While on paper, the idea seems plausible and the potential accomplishments of the plan seem beneficial to Brazil as a growing regional and global power, the detriments coming from the implementation of the Sur would provide a drastic counter effect to such benefits, leaving the country in a worse state than in the outset of the plan. “Hitching Latin America’s biggest economy to that of its perennially volatile neighbor” would not work as smoothly as the neighboring states in question envision it. Not only would the Sur tether instability to Brazil’s economy, diverting investments and furthering trade relations, but it would also prove inefficient for the complications of the free flow of capital and labor across borders — a crucial aspect of currency shock balancing. The Sur simply lacks the mechanism that working currency unions bear: where European farmers transit seamlessly between jobs and member states, “South America’s poor infrastructure makes travel a hassle, and Argentina’s capital controls make getting paid across borders nearly impossible.”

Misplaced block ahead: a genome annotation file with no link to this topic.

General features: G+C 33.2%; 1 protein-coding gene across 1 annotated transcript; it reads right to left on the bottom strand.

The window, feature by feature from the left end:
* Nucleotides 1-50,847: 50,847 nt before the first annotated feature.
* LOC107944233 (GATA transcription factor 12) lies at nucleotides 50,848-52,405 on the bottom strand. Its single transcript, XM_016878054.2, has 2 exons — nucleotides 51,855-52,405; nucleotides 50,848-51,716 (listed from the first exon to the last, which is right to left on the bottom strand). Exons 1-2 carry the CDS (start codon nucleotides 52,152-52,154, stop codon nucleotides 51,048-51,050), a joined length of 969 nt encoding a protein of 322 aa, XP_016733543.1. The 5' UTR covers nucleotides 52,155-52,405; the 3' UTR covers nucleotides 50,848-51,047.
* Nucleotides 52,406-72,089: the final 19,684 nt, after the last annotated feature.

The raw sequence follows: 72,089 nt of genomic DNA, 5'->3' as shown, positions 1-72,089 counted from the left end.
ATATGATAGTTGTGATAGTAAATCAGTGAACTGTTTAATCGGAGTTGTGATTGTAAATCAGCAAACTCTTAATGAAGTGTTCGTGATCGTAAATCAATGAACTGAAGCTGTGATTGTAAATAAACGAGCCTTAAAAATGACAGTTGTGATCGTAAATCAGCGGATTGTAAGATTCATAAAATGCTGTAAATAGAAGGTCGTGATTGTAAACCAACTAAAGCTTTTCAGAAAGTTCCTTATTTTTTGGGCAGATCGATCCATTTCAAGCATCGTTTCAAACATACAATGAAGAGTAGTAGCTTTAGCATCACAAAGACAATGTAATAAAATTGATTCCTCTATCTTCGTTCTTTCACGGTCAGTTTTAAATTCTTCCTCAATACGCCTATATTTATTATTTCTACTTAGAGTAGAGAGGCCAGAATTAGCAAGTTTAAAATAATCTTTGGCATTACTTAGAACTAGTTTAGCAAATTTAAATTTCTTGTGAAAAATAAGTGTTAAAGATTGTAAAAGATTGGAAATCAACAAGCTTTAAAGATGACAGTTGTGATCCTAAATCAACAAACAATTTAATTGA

Brazil should not be fooled by the enchanting tale of valiantly rescuing itself, Latin America and eventually the Global South, from dollar dominance marching across the international arena in a white stallion; certainly less so when said stallion, Argentina, has no legs. As a result, the growth potential that has been historically attributed to Brazil’s powerful economy remains — under the plan of the Sur — presently unattainable.